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www.makushimirian.comI'm sure that a lot of people have already written their thoughts on this topic, but I'd just like to add mine.What are your guys thoughts?
I personally believe that we aren't able to make truly free decisions at any given moment. On a fundamental level the brain has to obey the rules of physics, of which one is that energy cannot be created or destroyed. Same goes for decision making - you can't just suddenly make a decision, it has to root from somewhere in your brain. These roots are predetermined. Predetermined by the biological build of your brain, your genes, the way you got brought up and the situation your in at the exact moment your making your decision. So how can we possibly decide free? If all these roots that lead to our decision are predetermined our perception of free will would just be an illusion.
I just find it a very interesting thought.
However, as a good friend of mine put it, that's not a terribly practical way to live. We all have the illusion of free will, so it's best to behave as though it actually exists.
I still think it's important to remember that free will is a myth, though. It serves to explain a lot of human behavior, and being able to trace the logical routes behind a person's thoughts leads to a greater understanding of that person and their motivations. Do this enough and you'll figure out that most people actually think pretty much the same way, but wind up coming to different conclusions based on external variables. People are scarily easy to figure out if you just listen closely.
Thought: Given "cogito ergo sum," the only logically valid conclusion is that god exists and we are all it. In other words, we are all the No-God, or rather the No-God is that thing which comes before all of us, that which underlies us and ties our existence together.
Has anyone else been noticing these scientist dudes who say they can "read" a person's thoughts with an MRI machine? . . . or clockwork oranges?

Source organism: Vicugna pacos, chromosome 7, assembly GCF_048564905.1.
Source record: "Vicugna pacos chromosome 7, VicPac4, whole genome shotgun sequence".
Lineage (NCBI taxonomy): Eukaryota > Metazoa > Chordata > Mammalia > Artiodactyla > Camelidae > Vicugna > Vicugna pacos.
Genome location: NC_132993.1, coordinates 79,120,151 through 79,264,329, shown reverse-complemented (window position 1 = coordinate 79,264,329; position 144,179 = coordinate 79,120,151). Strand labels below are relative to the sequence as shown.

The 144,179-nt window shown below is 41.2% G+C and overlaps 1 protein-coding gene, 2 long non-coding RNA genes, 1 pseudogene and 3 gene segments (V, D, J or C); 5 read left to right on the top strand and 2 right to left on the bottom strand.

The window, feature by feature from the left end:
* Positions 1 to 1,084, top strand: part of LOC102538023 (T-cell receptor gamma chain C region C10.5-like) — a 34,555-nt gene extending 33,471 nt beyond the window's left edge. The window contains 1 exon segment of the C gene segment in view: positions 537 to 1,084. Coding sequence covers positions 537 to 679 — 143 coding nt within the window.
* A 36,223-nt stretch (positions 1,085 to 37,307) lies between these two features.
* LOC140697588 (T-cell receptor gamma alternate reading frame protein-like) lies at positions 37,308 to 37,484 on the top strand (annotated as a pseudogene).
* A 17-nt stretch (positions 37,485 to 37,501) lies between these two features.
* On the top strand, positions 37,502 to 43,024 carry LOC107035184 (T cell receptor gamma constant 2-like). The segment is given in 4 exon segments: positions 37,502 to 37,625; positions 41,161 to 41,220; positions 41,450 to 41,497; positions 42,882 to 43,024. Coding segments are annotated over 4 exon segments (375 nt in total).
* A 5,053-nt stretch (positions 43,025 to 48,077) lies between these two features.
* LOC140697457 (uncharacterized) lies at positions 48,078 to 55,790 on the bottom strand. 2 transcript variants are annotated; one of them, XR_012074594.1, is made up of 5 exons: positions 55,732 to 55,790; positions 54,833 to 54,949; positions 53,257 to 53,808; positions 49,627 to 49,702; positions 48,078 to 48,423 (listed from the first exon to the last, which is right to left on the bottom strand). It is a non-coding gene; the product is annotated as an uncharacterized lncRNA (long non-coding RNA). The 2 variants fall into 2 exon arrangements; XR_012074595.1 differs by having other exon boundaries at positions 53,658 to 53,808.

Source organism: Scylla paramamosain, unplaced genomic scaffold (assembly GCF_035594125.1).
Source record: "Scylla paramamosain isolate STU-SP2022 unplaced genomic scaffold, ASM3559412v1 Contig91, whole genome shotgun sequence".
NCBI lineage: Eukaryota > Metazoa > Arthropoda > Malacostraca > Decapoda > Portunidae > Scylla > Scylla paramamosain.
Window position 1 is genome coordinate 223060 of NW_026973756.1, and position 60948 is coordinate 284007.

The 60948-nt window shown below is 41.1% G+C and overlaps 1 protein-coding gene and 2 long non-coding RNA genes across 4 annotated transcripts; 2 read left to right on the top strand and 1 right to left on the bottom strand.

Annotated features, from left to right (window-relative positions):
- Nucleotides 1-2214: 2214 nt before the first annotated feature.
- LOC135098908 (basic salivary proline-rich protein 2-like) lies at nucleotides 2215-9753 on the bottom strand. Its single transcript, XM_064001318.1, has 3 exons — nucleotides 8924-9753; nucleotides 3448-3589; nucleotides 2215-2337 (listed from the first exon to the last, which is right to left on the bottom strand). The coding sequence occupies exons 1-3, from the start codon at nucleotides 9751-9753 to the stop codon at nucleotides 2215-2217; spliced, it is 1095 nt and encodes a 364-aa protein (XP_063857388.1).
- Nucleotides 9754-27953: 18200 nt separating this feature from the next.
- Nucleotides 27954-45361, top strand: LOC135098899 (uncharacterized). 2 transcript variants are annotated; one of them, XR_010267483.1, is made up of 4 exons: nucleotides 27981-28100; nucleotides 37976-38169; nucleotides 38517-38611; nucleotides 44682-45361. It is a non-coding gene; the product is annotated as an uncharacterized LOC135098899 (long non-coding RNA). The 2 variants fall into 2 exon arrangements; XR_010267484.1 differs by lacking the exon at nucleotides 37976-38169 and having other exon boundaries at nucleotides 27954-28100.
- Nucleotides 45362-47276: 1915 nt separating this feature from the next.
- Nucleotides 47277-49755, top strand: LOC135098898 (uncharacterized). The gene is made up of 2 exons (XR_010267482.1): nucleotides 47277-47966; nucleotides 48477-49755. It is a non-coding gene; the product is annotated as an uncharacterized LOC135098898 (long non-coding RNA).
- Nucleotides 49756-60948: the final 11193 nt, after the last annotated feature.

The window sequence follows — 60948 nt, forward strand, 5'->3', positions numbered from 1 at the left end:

In light of the topic I agree with TheWhaleShark's explanation. As for HungyJoe's topics, if we can predict human behaviour given proper input, we would require information about the nature and nurture of the subject. It could be able to scale to large crowds, but then you'd have to either average all the information into a single entity, the large crowd, and predict its behaviour, or you'd have to predict the behaviour of every person in the crowd.
Another topic, with the 'knowledge' that humans do not have a free will, are robots then human? If we were to make a robot out of flesh, muscle, nerves and program its brain, would it be a robot or a human? If we are able to predict a person's behaviour when having access to all the nature and nurture information of this person, wouldn't we be able to make an exact copy of a person at a specific point in time? Would this clone then be that person?
Watch it. Love it. Learn it.
Like all true Americans, Captain Kirk drank coffee.
Joe. come visit me. We'll marathon the series, and by the end you'll be pine for the awesome that is my bald captain. He's a man's man. Kirk was a trained ape next to Picard. Also, a poor actor.
I love modern Shatner, especially on Boston Legal. But would Shatner be secure enough in his manhood to do this?
Also, "Picard" sounds an awful lot like "retard".
Seriously, though, don't be talkin' 'bout my man. I will cut you 'til you wish I no cut you.
You don't like Firefly, so on the spacey-type TV shows, you get no say.
EDIT: This ends heya!
"Tea. Lipton. Hot." - that's what he might as well be saying. Doesn't sound so high-falutin' now, does it?